“I am here today on strike really for the students first and foremost. This is really a CCA strike. The staff got this started by voting to strike, but it’s really staff, adjuncts, and students who are out today to say that CCA needs to change,” said Piper Alldredge, who has worked in the model shop at CCA for four years and is a member of the staff union bargaining team. “They need to change the way they approach their relationship with their faculty, staff, and students. This is an unfair labor practice strike, because CCA has violated the law. We’ve been negotiating for almost 2.5 years at this point–it’s time for a fair contract that raises the wages for the lowest paid workers at CCA. Some are making less than $40k a year and trying to live on that here in the Bay Area. It’s time for a contract that acknowledges the vote we took in April 2019 to unionize. We demand a contract that gives us a say in our working conditions.”

CCA staff will continue to hold the picket lines from 8am to 5pm outside the San Francisco campus today. They will hold a community speak-out at noon today, hearing from students, staff, faculty, and alumni, as well as artistic activities related to the strike at various times throughout the week. Adjunct faculty are participating in a sympathy strike, cancelling classes and joining the picket lines. Monday, an overwhelming majority of ranked faculty members signed a letter to CCA administration urging them to settle a fair contract with staff and adjuncts and pledging not to cross the picket line, instead participating in strike-related teach-ins and pedagogical activities.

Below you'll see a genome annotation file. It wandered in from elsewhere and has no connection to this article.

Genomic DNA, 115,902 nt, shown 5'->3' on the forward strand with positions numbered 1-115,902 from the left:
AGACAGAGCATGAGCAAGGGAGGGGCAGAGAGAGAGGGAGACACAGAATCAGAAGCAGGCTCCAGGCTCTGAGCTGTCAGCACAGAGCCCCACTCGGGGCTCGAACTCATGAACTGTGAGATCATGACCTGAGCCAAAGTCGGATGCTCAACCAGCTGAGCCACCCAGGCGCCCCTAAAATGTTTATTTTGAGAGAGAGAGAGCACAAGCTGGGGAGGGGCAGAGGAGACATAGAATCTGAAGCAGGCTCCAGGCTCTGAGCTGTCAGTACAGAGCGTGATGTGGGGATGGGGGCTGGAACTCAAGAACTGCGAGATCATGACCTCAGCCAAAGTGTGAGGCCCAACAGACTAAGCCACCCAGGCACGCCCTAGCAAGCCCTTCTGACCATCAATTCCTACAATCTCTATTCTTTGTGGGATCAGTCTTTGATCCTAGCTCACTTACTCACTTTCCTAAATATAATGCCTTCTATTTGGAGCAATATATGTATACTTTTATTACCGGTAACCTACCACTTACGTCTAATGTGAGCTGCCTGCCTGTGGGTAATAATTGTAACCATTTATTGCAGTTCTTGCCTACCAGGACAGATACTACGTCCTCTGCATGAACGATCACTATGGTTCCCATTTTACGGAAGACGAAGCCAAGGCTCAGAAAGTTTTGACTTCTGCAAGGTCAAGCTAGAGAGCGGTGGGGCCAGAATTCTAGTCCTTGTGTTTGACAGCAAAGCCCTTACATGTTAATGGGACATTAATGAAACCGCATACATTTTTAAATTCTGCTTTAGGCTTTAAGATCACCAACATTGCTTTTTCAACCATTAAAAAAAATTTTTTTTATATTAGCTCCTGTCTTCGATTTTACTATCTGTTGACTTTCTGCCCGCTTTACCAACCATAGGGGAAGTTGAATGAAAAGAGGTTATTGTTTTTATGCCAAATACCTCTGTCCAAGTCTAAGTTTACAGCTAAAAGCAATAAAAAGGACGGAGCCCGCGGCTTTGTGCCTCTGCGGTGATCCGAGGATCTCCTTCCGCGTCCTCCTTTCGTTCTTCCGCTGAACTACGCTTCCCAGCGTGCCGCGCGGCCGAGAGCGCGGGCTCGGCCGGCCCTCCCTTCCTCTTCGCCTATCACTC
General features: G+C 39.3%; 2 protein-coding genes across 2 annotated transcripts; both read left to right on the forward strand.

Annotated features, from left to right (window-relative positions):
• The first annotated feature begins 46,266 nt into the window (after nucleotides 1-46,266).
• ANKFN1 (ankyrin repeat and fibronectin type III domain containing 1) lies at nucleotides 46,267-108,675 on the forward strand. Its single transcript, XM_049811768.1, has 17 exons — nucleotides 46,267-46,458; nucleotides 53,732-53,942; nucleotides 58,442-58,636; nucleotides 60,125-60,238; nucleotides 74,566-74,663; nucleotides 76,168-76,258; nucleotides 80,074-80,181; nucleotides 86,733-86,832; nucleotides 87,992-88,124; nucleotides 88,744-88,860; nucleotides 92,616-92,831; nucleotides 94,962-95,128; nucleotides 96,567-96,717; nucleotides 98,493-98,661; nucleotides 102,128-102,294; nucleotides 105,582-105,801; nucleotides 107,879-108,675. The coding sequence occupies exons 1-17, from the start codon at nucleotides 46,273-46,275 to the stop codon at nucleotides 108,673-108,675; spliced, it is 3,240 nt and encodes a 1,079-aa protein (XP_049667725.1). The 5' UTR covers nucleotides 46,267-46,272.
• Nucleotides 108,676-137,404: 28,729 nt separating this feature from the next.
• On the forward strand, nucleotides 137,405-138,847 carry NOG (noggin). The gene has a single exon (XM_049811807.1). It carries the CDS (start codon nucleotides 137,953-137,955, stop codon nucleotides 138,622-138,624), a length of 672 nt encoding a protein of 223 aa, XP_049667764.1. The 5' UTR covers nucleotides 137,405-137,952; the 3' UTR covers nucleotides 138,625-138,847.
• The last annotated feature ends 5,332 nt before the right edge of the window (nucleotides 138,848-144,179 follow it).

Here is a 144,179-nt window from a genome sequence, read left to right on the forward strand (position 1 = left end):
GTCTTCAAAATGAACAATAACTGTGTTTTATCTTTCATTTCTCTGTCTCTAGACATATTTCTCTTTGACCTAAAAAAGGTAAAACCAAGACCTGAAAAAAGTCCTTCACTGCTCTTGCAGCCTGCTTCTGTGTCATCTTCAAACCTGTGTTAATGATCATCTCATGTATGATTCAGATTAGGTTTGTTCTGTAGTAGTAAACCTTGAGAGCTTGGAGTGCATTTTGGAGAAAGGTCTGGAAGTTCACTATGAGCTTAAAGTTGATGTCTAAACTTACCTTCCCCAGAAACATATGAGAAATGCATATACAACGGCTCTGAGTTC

Key priorities that administration has not adequately addressed in contract negotiations include livable wages—though CCA President Stephen Beal is paid more than any other administrator of a private Bay Area college, behind only the president of Stanford, roughly 2/3 of full-time staff are considered low-income by Bay Area cost of living measures—and job security, as well as input into decision-making. CCA’s economic proposal keeps many workers living paycheck to paycheck and is far below the rate of inflation. Salaries for the entire unionized workforce is less than 10% CCA’s $108 million budget, and the raises proposed would cost less than 1% of CCA’s budget.